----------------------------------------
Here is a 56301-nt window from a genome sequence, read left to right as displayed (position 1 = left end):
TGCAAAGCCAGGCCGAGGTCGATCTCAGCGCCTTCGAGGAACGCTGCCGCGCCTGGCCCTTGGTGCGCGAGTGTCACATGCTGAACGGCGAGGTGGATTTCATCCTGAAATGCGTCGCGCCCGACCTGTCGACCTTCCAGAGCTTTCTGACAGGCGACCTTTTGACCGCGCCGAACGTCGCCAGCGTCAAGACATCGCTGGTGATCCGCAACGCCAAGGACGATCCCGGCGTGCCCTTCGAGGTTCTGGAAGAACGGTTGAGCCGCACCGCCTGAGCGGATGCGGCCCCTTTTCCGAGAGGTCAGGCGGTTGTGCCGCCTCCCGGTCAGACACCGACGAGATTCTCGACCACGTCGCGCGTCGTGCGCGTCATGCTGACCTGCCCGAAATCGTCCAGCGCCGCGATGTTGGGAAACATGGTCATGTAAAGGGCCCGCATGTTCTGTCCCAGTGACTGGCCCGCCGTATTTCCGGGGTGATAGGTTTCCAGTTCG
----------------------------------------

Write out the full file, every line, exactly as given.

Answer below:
Here is a 56301-nt window from a genome sequence, read left to right as displayed (position 1 = left end):
TGCAAAGCCAGGCCGAGGTCGATCTCAGCGCCTTCGAGGAACGCTGCCGCGCCTGGCCCTTGGTGCGCGAGTGTCACATGCTGAACGGCGAGGTGGATTTCATCCTGAAATGCGTCGCGCCCGACCTGTCGACCTTCCAGAGCTTTCTGACAGGCGACCTTTTGACCGCGCCGAACGTCGCCAGCGTCAAGACATCGCTGGTGATCCGCAACGCCAAGGACGATCCCGGCGTGCCCTTCGAGGTTCTGGAAGAACGGTTGAGCCGCACCGCCTGAGCGGATGCGGCCCCTTTTCCGAGAGGTCAGGCGGTTGTGCCGCCTCCCGGTCAGACACCGACGAGATTCTCGACCACGTCGCGCGTCGTGCGCGTCATGCTGACCTGCCCGAAATCGTCCAGCGCCGCGATGTTGGGAAACATGGTCATGTAAAGGGCCCGCATGTTCTGTCCCAGTGACTGGCCCGCCGTATTTCCGGGGTGATAGGTTTCCAGTTCG